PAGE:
New Zealand then had to hold off Romania and Poland who came flying through in the final sprint. Rating 42 Great Britain held the lead with New Zealand holding on to second only just at a 39 stroke rate. Romania came through just ahead of Poland.
Germany’s Timo Piontek and Lars Hartig got out very quickly in Semifinal Two. Piontek and Hartig have had a great season so far and they were holding off the Netherlands crew of Amos Keijser and Nicolas van Sprang. Going through the middle of the race Germany and the Dutch were neck-and-neck with France also right on the pace. France’s Hugo Boucheron and Matthieu Androdias are the reigning World Champions and they were having a great third 500. Coming into the final sprint the French had grabbed the lead with Germany and Switzerland able to push away from the Netherlands. In the final sprint France looked great at 36 with Switzerland’s Barnabe Delarze and Roman Roeoesli at 40 and challenging Germany with every stroke. The Germans were just holding on and kept on looking out of their boat. They qualified from third.
Qualifiers: GBR, NZL, ROU, FRA, SUI, GER
Women’s Double Sculls (W2x) – Semifinals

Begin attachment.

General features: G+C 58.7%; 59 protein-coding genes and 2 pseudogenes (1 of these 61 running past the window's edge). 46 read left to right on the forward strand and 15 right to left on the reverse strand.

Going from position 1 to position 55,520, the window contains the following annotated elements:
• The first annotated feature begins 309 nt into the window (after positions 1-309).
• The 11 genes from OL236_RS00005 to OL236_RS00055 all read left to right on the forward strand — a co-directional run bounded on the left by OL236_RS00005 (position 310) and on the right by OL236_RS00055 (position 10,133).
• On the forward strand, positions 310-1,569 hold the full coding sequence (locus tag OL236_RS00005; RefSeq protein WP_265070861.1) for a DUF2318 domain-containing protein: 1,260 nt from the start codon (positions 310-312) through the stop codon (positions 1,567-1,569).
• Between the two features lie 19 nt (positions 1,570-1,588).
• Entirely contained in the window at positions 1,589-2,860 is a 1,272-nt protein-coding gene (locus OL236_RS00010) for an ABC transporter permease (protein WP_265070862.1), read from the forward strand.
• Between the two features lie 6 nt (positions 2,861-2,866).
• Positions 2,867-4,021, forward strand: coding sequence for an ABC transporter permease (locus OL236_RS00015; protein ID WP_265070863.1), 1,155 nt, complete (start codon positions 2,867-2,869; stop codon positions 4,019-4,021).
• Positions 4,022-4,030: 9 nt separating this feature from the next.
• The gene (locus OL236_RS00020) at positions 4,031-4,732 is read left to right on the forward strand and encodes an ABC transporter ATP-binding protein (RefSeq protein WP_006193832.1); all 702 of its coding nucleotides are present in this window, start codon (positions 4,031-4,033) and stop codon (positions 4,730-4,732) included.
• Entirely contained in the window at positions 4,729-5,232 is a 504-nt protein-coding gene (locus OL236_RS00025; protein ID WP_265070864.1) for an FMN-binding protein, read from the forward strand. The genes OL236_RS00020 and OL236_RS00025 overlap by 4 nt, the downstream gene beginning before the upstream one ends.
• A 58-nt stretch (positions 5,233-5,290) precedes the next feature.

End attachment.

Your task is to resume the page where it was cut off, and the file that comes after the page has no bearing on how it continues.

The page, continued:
The Czechs and Canada shared the lead in the early stages of the race in Semifinal One. Kristyna Fleissnerova and Lenka Antosova of the Czech Republic had to come to this semi via the repechage and thy were keeping up with heat winners, Canada’s Gabrielle Smith and Andrea Proske. Then the Czechs pushed out to take a very small lead with Great Britain also on the pace. Smith and Proske then did a third 500 piece that got them into the lead. But the lead was tiny and just a second separated the top four boats. It was a full on sprint with now all six boats within a shot. Canada was at 44 and looking good. Great Britain was at 40 and just holding on. Now Lithuania’s Milda Valciukaite and Ieva Adomaviciute was giving it their all. Canada, Lithuania and Great Britain had done it.
Quickest off the line in Semifinal Two was China’s Yunxia Chen and Yan Jiang and then Meghan O’Leary and Ellen Tomek of the United States really started to move. This is the sixth year that O’Leary and Tomek have represented the US together and they took silver at the World Championships last year. The US duo got into the lead ahead of China with the Netherlands in third. At this stage the reigning World Champions, New Zealand were back in fifth. Now Brooke Donoghue and Olivia Loe of New Zealand pushed into third with the United States continuing to lead. The Dutch crew of Roos de Jong and Lisa Scheenaard had pushed into second. Loe and Donoghue then got their nose ahead of the Dutch and they started to creep up on the US.
The final sprint was on with New Zealand a second behind the US and China challenging the Netherlands. O’Leary and Tomek held onto first by just half a second over New Zealand with the Dutch keeping just ahead of China who rated 43 in the final sprint.